Embattled Precinct 2 constable announces future political plans

Constable to seek second term in Precinct 2

By Dillon Collier - Investigative Reporter, Josh Saunders - Photojournalist

SAN ANTONIO - Bexar County Precinct 2 Constable Michelle Barrientes Vela announced Friday that she will seek a second term in office.

Flanked by her husband and members of her agency outside the Bexar County Courthouse, Barrientes Vela ended the speculation that she would run for Bexar County Sheriff in 2020, saying that she has unfinished business in her current precinct.

"I will be seeking the seat of the sheriff's office in four years," said Barrientes Vela.

The political announcement, which came while Barrientes Vela and more than a dozen deputy constables were in full uniform, violated the county's rule on engaging in political activities.

Bexar County Political Activity

When asked by the KSAT 12 Defenders if she knew she was in violation of the rule, Barrientes Vela said, "Yes I do. But I also have a right to speak on behalf of my constituents."

"...the rights of women rights."

Prior to announcing her run for reelection, Barrientes Vela called out several county officials, including District Attorney Joe Gonzales and County Judge Nelson Wolff.

"Today is the day the constituents will know the elected Bexar County Judge Nelson Wolff, if he chooses to select, to participate against ethical and upholding the law. He also will be held accountable," said Barrientes Vela.

She accused Gonzales, who took office in January, of making threats toward her and bullying her staff, before conceding later that she currently has no communication with him.

"I'm still waiting for Joe Gonzales to come out. I don't see him," said Barrientes Vela, looking back at the courthouse.

Gonzales' offices are actually adjacent to the courthouse, in the Bexar County Justice Center.

"Today is the day that I will continue as I always have to stand up for the rights of women rights," said Barrientes Vela.

Scandal filled 2019

Sworn records indicate that in February, Precinct 2 deputies had a crash victim's blood drawn without first obtaining a warrant and proposed having a cavity search done on the teen after they suspected her of being under the influence of marijuana following a wreck in Leon Valley.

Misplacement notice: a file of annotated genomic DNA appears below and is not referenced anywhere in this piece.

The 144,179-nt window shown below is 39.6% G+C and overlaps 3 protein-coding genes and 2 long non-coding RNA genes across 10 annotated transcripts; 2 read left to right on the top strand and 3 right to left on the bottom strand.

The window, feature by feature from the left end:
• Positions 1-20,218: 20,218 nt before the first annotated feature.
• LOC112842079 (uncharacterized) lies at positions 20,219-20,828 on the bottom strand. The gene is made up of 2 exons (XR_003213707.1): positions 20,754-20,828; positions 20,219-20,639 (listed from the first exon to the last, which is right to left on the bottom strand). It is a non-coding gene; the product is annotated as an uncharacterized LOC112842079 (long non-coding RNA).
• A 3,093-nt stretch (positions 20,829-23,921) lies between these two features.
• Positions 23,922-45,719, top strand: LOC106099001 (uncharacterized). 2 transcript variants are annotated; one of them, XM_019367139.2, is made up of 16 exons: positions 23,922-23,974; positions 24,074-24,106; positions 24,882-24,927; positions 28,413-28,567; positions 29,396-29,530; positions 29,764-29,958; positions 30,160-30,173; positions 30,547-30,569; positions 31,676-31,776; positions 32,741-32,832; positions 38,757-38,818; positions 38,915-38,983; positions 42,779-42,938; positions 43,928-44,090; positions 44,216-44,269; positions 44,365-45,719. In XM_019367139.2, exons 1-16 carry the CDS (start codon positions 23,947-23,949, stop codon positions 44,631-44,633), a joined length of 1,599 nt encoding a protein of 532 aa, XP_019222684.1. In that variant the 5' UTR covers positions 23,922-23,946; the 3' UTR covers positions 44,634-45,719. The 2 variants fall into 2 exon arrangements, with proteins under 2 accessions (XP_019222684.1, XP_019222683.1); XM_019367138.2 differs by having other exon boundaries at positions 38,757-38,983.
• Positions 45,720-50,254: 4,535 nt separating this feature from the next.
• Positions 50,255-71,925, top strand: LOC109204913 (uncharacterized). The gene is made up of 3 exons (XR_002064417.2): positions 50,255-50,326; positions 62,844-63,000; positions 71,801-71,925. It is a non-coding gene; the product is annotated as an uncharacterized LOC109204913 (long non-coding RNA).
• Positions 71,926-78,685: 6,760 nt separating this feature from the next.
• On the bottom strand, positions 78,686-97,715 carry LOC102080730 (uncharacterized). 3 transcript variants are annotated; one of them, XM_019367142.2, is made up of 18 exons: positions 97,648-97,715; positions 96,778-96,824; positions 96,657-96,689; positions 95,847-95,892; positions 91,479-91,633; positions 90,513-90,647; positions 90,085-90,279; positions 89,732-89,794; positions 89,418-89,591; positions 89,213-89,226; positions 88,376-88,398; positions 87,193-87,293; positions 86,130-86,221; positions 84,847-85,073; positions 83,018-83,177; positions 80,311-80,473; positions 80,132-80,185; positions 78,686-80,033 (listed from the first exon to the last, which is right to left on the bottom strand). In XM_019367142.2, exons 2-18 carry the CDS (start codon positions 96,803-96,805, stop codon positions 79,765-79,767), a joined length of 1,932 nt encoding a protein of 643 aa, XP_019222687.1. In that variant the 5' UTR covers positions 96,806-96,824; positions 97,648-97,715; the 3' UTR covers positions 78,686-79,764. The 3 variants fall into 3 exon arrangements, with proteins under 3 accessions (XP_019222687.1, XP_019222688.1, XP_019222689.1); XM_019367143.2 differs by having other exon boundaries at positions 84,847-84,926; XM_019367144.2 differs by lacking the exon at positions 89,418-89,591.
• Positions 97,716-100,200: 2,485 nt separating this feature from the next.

CLICK HERE: Pct. 2 deputies proposed cavity search on teen, ordered warrantless blood draw

Court records show the teen was never criminally charged in the crash.

In April, a Pct. 2 deputy who filed to run for the constable's position was arrested on suspicion of aggravated perjury.

The deputy, Leonicio Moreno, was cleared of criminal wrongdoing hours later after prosecutors dropped the charge. 

In June, surveillance video obtained by the Defenders showed deputies delayed booking Moreno for nearly a half-hour and parked on the opposite side of the jail until the media arrived.

CLICK HERE: Precinct 2 deputies delayed booking of constable's political opponent

The delayed booking is at the center of a federal lawsuit filed against Barrientes Vela and her captain by Moreno and another deputy last month.

Earlier this month, a Defenders investigation showed that Barrientes Vela and two other top officials from her office charged the county for an out of town training trip in Austin, but skipped the training itself.

The charges from the September 2017 trip included expensive hotel rooms, meals and payments for a state-certified open records training course.

State records show the trio did not show up for the second day of classes, when a bulk of the training took place.

Resign-to-run

County officials were checking Friday whether Barrientes Vela's public declaration to run for sheriff in 2024 had triggered the "resign-to-run" statute in the Texas Constitution.

The statute states that an elected county official who announces his or her candidacy for another political office with at least one year and 30 days remaining in his or her current term, automatically resigns the office currently held.

 

 

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